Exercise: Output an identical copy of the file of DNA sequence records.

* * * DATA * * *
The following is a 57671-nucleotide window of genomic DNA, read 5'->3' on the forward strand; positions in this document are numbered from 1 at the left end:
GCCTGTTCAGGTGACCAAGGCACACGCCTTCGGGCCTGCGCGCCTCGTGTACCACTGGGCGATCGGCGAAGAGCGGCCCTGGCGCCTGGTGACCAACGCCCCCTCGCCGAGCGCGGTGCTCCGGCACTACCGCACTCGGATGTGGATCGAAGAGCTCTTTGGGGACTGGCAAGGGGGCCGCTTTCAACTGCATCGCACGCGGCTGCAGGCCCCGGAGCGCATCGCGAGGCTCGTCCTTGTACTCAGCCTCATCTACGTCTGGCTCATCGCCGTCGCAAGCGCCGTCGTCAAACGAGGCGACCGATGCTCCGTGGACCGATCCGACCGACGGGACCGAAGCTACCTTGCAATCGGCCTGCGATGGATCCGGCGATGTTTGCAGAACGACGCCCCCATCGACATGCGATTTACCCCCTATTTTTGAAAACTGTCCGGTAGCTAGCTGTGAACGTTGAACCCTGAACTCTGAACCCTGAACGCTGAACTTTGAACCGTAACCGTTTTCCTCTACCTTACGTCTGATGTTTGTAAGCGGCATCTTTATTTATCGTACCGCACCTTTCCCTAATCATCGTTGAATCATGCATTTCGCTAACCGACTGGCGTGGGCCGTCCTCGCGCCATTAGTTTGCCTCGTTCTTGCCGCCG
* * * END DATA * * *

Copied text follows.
The following is a 57671-nucleotide window of genomic DNA, read 5'->3' on the forward strand; positions in this document are numbered from 1 at the left end:
GCCTGTTCAGGTGACCAAGGCACACGCCTTCGGGCCTGCGCGCCTCGTGTACCACTGGGCGATCGGCGAAGAGCGGCCCTGGCGCCTGGTGACCAACGCCCCCTCGCCGAGCGCGGTGCTCCGGCACTACCGCACTCGGATGTGGATCGAAGAGCTCTTTGGGGACTGGCAAGGGGGCCGCTTTCAACTGCATCGCACGCGGCTGCAGGCCCCGGAGCGCATCGCGAGGCTCGTCCTTGTACTCAGCCTCATCTACGTCTGGCTCATCGCCGTCGCAAGCGCCGTCGTCAAACGAGGCGACCGATGCTCCGTGGACCGATCCGACCGACGGGACCGAAGCTACCTTGCAATCGGCCTGCGATGGATCCGGCGATGTTTGCAGAACGACGCCCCCATCGACATGCGATTTACCCCCTATTTTTGAAAACTGTCCGGTAGCTAGCTGTGAACGTTGAACCCTGAACTCTGAACCCTGAACGCTGAACTTTGAACCGTAACCGTTTTCCTCTACCTTACGTCTGATGTTTGTAAGCGGCATCTTTATTTATCGTACCGCACCTTTCCCTAATCATCGTTGAATCATGCATTTCGCTAACCGACTGGCGTGGGCCGTCCTCGCGCCATTAGTTTGCCTCGTTCTTGCCGCCG